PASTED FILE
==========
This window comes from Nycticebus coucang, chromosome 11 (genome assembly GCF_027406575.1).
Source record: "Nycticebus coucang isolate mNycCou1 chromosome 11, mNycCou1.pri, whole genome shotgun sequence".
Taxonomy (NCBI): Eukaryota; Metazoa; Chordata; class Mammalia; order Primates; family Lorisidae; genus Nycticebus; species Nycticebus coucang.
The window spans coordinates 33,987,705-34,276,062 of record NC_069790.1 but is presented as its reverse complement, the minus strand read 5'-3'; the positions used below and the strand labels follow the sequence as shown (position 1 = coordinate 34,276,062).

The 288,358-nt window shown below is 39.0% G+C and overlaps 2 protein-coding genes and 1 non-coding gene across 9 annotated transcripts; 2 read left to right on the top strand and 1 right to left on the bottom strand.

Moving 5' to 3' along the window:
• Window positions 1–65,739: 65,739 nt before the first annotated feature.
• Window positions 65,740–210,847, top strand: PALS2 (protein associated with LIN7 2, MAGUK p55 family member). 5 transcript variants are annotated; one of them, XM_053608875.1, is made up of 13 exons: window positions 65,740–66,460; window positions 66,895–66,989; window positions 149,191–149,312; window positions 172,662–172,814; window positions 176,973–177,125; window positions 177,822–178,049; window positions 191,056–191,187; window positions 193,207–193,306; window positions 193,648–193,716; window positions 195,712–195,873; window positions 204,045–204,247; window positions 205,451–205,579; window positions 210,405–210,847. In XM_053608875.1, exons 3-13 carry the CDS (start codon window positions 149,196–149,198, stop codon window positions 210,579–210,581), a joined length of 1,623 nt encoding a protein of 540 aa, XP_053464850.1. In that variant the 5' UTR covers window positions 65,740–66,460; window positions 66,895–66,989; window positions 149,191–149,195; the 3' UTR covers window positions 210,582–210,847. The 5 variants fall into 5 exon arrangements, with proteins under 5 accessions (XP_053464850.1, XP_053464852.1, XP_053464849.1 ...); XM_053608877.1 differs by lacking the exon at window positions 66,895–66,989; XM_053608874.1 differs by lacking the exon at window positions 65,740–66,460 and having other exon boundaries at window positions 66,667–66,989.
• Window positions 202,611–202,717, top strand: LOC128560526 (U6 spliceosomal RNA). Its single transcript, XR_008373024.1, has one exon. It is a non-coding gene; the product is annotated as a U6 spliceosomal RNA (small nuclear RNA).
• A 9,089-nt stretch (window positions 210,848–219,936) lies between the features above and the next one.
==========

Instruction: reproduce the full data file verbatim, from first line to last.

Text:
This window comes from Nycticebus coucang, chromosome 11 (genome assembly GCF_027406575.1).
Source record: "Nycticebus coucang isolate mNycCou1 chromosome 11, mNycCou1.pri, whole genome shotgun sequence".
Taxonomy (NCBI): Eukaryota; Metazoa; Chordata; class Mammalia; order Primates; family Lorisidae; genus Nycticebus; species Nycticebus coucang.
The window spans coordinates 33,987,705-34,276,062 of record NC_069790.1 but is presented as its reverse complement, the minus strand read 5'-3'; the positions used below and the strand labels follow the sequence as shown (position 1 = coordinate 34,276,062).

The 288,358-nt window shown below is 39.0% G+C and overlaps 2 protein-coding genes and 1 non-coding gene across 9 annotated transcripts; 2 read left to right on the top strand and 1 right to left on the bottom strand.

Moving 5' to 3' along the window:
• Window positions 1–65,739: 65,739 nt before the first annotated feature.
• Window positions 65,740–210,847, top strand: PALS2 (protein associated with LIN7 2, MAGUK p55 family member). 5 transcript variants are annotated; one of them, XM_053608875.1, is made up of 13 exons: window positions 65,740–66,460; window positions 66,895–66,989; window positions 149,191–149,312; window positions 172,662–172,814; window positions 176,973–177,125; window positions 177,822–178,049; window positions 191,056–191,187; window positions 193,207–193,306; window positions 193,648–193,716; window positions 195,712–195,873; window positions 204,045–204,247; window positions 205,451–205,579; window positions 210,405–210,847. In XM_053608875.1, exons 3-13 carry the CDS (start codon window positions 149,196–149,198, stop codon window positions 210,579–210,581), a joined length of 1,623 nt encoding a protein of 540 aa, XP_053464850.1. In that variant the 5' UTR covers window positions 65,740–66,460; window positions 66,895–66,989; window positions 149,191–149,195; the 3' UTR covers window positions 210,582–210,847. The 5 variants fall into 5 exon arrangements, with proteins under 5 accessions (XP_053464850.1, XP_053464852.1, XP_053464849.1 ...); XM_053608877.1 differs by lacking the exon at window positions 66,895–66,989; XM_053608874.1 differs by lacking the exon at window positions 65,740–66,460 and having other exon boundaries at window positions 66,667–66,989.
• Window positions 202,611–202,717, top strand: LOC128560526 (U6 spliceosomal RNA). Its single transcript, XR_008373024.1, has one exon. It is a non-coding gene; the product is annotated as a U6 spliceosomal RNA (small nuclear RNA).
• A 9,089-nt stretch (window positions 210,848–219,936) lies between the features above and the next one.